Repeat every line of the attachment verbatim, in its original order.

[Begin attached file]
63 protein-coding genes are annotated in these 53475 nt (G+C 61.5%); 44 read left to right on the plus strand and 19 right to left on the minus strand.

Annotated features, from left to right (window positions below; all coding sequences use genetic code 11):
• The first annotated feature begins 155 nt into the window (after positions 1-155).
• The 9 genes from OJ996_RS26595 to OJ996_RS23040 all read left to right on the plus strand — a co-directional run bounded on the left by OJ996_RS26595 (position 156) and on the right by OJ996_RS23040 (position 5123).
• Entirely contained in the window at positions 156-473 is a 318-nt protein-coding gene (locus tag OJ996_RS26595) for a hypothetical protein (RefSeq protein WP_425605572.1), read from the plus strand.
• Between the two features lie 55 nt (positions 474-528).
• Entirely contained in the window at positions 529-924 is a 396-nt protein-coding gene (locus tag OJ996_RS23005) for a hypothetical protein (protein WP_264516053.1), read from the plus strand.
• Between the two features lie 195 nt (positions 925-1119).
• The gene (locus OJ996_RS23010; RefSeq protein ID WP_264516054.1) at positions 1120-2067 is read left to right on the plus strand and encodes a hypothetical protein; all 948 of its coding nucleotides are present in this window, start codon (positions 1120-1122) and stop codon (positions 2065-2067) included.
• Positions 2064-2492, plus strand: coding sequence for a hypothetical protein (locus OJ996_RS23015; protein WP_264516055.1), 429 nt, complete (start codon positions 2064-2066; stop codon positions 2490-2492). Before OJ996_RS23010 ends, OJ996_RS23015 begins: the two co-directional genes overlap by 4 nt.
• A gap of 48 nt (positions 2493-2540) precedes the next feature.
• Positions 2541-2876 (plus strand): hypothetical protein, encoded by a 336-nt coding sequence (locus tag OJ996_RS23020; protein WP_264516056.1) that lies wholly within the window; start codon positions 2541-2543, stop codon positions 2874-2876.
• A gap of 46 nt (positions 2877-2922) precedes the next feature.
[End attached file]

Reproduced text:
63 protein-coding genes are annotated in these 53475 nt (G+C 61.5%); 44 read left to right on the plus strand and 19 right to left on the minus strand.

Annotated features, from left to right (window positions below; all coding sequences use genetic code 11):
• The first annotated feature begins 155 nt into the window (after positions 1-155).
• The 9 genes from OJ996_RS26595 to OJ996_RS23040 all read left to right on the plus strand — a co-directional run bounded on the left by OJ996_RS26595 (position 156) and on the right by OJ996_RS23040 (position 5123).
• Entirely contained in the window at positions 156-473 is a 318-nt protein-coding gene (locus tag OJ996_RS26595) for a hypothetical protein (RefSeq protein WP_425605572.1), read from the plus strand.
• Between the two features lie 55 nt (positions 474-528).
• Entirely contained in the window at positions 529-924 is a 396-nt protein-coding gene (locus tag OJ996_RS23005) for a hypothetical protein (protein WP_264516053.1), read from the plus strand.
• Between the two features lie 195 nt (positions 925-1119).
• The gene (locus OJ996_RS23010; RefSeq protein ID WP_264516054.1) at positions 1120-2067 is read left to right on the plus strand and encodes a hypothetical protein; all 948 of its coding nucleotides are present in this window, start codon (positions 1120-1122) and stop codon (positions 2065-2067) included.
• Positions 2064-2492, plus strand: coding sequence for a hypothetical protein (locus OJ996_RS23015; protein WP_264516055.1), 429 nt, complete (start codon positions 2064-2066; stop codon positions 2490-2492). Before OJ996_RS23010 ends, OJ996_RS23015 begins: the two co-directional genes overlap by 4 nt.
• A gap of 48 nt (positions 2493-2540) precedes the next feature.
• Positions 2541-2876 (plus strand): hypothetical protein, encoded by a 336-nt coding sequence (locus tag OJ996_RS23020; protein WP_264516056.1) that lies wholly within the window; start codon positions 2541-2543, stop codon positions 2874-2876.
• A gap of 46 nt (positions 2877-2922) precedes the next feature.